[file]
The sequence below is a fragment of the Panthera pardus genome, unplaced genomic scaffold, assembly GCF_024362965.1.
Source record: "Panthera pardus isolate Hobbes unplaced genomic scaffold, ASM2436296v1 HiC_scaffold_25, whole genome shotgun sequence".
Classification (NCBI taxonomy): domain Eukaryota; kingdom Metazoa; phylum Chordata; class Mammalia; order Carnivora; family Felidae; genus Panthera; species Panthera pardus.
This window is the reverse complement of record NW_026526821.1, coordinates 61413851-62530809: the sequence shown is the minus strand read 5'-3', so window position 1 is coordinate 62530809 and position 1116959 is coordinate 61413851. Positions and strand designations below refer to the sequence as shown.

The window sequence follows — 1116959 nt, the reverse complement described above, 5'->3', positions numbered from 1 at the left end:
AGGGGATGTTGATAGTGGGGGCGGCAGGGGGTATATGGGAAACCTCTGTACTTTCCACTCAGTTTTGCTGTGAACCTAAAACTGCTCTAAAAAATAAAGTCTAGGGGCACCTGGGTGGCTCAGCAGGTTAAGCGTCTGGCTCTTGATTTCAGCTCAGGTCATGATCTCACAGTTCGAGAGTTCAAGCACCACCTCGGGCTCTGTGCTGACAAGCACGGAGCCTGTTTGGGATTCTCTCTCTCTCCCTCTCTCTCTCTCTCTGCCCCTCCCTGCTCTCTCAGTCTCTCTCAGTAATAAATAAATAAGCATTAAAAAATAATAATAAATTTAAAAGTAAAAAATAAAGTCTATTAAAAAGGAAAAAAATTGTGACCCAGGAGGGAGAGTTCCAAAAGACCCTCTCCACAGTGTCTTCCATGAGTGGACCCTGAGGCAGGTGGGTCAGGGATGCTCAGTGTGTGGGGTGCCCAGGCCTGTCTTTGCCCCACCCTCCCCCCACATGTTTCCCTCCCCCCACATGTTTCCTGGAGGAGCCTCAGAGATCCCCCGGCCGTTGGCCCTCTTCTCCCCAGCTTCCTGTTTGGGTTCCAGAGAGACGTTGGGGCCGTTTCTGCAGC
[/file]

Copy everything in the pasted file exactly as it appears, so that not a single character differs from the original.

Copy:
The sequence below is a fragment of the Panthera pardus genome, unplaced genomic scaffold, assembly GCF_024362965.1.
Source record: "Panthera pardus isolate Hobbes unplaced genomic scaffold, ASM2436296v1 HiC_scaffold_25, whole genome shotgun sequence".
Classification (NCBI taxonomy): domain Eukaryota; kingdom Metazoa; phylum Chordata; class Mammalia; order Carnivora; family Felidae; genus Panthera; species Panthera pardus.
This window is the reverse complement of record NW_026526821.1, coordinates 61413851-62530809: the sequence shown is the minus strand read 5'-3', so window position 1 is coordinate 62530809 and position 1116959 is coordinate 61413851. Positions and strand designations below refer to the sequence as shown.

The window sequence follows — 1116959 nt, the reverse complement described above, 5'->3', positions numbered from 1 at the left end:
AGGGGATGTTGATAGTGGGGGCGGCAGGGGGTATATGGGAAACCTCTGTACTTTCCACTCAGTTTTGCTGTGAACCTAAAACTGCTCTAAAAAATAAAGTCTAGGGGCACCTGGGTGGCTCAGCAGGTTAAGCGTCTGGCTCTTGATTTCAGCTCAGGTCATGATCTCACAGTTCGAGAGTTCAAGCACCACCTCGGGCTCTGTGCTGACAAGCACGGAGCCTGTTTGGGATTCTCTCTCTCTCCCTCTCTCTCTCTCTCTGCCCCTCCCTGCTCTCTCAGTCTCTCTCAGTAATAAATAAATAAGCATTAAAAAATAATAATAAATTTAAAAGTAAAAAATAAAGTCTATTAAAAAGGAAAAAAATTGTGACCCAGGAGGGAGAGTTCCAAAAGACCCTCTCCACAGTGTCTTCCATGAGTGGACCCTGAGGCAGGTGGGTCAGGGATGCTCAGTGTGTGGGGTGCCCAGGCCTGTCTTTGCCCCACCCTCCCCCCACATGTTTCCCTCCCCCCACATGTTTCCTGGAGGAGCCTCAGAGATCCCCCGGCCGTTGGCCCTCTTCTCCCCAGCTTCCTGTTTGGGTTCCAGAGAGACGTTGGGGCCGTTTCTGCAGC